Pro-tip: make the stringers using the contour of the roof away from the old AC, where the roof's shape has not been damaged.
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Old 08-03-2010, 09:20 AM   #5
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Originally Posted by stephenh2 View Post
I've got a similar problem on my '74 Sovereign. I am having some leak problems and looked on the roof the other day. The A/C I think was replaced a couple of years ago by the PO. Whoever installed the new one treated the roof pretty rough. For some reason they did an ugly patch job on the front portion of the old A/C hole and moved the new one back a foot or so. Looking under the rear of the unit, you can see that the roof has been mashed down until it is flat, or maybe even concave. The unit is set to where there is a bow supporting the fore end but nothing on the aft end or on either side. As I said before, the patch they put on the roof really looks like junk.

Another thing: is the condensation from the A/C just supposed to run out a hole in the bottom of the unit onto the roof?

I'm wondering if I should re-mount the unit, adding some support to the aft end and maybe the sides? I'm not sure If I can tackle such a big job while living in it, though.

I'm also in the process right now of removing my antenna mount. I guess it is the original mount. I pulled it off today, removing gunked on silicone over layers of at least two other typed of caulk. It had been leaking, of course. The rivets that were supposed to hold the mount in place were completely cut. Since a good part of it is missing, I'm not sure it will ever be any use to me. I think I am just going to clean it all up and put an aluminum patch over the whole thing.

Any input on all this would be appreciated.

Stephen
All Airstreams, since 1969, have AC drain lines installed during production.

Andy
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Old 08-03-2010, 10:15 AM   #6
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Originally Posted by stephenh2 View Post
I'm wondering if I should re-mount the unit, adding some support to the aft end and maybe the sides? I'm not sure If I can tackle such a big job while living in it, though.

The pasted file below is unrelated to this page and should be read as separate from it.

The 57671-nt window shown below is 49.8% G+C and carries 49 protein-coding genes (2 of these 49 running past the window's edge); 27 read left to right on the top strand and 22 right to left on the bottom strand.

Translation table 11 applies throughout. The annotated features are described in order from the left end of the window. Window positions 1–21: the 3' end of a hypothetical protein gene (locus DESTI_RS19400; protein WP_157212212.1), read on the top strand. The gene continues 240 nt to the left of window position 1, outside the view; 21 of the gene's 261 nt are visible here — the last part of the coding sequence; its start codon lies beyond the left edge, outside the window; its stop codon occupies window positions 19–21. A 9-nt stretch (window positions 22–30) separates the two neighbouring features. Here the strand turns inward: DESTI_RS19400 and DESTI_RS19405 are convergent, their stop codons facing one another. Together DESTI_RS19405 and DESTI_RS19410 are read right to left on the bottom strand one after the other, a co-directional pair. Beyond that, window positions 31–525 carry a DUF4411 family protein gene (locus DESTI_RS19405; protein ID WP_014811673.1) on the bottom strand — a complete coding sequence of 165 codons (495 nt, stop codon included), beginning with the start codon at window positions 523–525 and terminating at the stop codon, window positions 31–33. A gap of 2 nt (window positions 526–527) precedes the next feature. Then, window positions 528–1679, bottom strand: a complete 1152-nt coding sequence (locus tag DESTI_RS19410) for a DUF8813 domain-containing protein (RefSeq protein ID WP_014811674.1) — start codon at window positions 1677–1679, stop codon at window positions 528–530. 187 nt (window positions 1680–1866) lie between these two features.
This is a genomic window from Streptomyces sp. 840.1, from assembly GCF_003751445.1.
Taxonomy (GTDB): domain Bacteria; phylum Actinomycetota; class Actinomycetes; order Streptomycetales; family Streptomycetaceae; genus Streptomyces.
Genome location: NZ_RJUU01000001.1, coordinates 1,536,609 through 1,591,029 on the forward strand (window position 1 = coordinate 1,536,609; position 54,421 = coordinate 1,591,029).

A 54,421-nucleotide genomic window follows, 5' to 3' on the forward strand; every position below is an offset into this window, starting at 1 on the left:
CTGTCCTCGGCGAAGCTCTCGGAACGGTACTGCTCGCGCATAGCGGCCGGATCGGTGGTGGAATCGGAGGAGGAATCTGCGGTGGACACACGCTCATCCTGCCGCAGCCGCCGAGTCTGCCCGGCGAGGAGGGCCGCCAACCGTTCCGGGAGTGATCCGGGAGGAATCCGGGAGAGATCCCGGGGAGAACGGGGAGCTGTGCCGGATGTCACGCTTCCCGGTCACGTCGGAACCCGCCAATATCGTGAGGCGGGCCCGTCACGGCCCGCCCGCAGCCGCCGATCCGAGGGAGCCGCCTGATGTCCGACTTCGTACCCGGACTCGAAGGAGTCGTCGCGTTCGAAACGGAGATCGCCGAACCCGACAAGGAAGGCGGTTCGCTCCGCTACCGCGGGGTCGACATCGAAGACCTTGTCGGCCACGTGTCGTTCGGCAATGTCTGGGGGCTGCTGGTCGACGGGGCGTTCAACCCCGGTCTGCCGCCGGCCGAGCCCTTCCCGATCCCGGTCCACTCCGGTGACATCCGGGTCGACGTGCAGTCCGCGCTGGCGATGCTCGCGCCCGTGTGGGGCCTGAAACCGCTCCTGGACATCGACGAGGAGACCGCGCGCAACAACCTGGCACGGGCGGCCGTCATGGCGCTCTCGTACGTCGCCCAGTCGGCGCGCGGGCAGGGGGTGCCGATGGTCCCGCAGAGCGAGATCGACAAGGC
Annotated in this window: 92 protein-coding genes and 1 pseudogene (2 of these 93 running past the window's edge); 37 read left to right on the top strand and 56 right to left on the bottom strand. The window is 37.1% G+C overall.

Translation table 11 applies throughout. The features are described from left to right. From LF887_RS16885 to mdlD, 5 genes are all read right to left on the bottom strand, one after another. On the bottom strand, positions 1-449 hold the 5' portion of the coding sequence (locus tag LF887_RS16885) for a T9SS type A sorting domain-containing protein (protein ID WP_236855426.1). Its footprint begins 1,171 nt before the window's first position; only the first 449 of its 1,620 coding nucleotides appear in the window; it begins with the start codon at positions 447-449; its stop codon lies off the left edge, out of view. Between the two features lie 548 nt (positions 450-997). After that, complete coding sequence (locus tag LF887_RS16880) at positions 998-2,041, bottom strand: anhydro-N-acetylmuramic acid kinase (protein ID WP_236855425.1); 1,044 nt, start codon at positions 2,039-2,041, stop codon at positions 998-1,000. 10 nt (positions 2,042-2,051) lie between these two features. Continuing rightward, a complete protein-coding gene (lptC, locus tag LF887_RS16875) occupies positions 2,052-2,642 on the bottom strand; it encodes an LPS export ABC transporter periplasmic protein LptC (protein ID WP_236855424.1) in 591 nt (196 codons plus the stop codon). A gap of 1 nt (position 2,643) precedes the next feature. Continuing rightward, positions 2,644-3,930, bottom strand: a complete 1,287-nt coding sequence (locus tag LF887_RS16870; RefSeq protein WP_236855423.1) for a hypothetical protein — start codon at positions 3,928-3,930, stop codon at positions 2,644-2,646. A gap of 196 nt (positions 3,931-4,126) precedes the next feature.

Any input on all this would be appreciated.

Stephen
Hi Stephen,


If your air conditioner is like mine (I just installed), the roof core and even the air conditioner seal can be inspected from the inside by removing the inside cover and removing the 4 bolts that clamp the unit to the roof. Inspections and roof reenforcement can be done from the inside. At least that's how I did mine.

There is 110 volt power into the unit, so I'd want to respect that if I open it up.

Gary
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Old 08-03-2010, 10:42 AM   #7
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We just had this same issue discovered on our As and found out from Luke at Luke's Maintenence and Repair the this can be caused by bad axles. Something you may e=want ot check out that way after repairing it doesn't happen again. It made total sense to me. I know Luke has repaired other AS with this issue and we plan on having him repair ours. You may want to try pm-ing him.
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Old 08-03-2010, 05:57 PM   #8
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Originally Posted by Inland RV Center, In View Post
All Airstreams, since 1969, have AC drain lines installed during production.

Andy

Andy,

Where to the drain lines usually run? Just fyi the unit the PO had installed is a DuoTherm BriskAir.

Thanks for the input,
Stephen
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Old 08-03-2010, 09:31 PM   #9
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Andy,

Where to the drain lines usually run? Just fyi the unit the PO had installed is a DuoTherm BriskAir.

Thanks for the input,
Stephen
The drain line is on the road side of the trailer.

You should see it, perhaps shoved aside in the left side of the AC hole.

The other end comes out thru the underbelly behind the left rear wheel.

Andy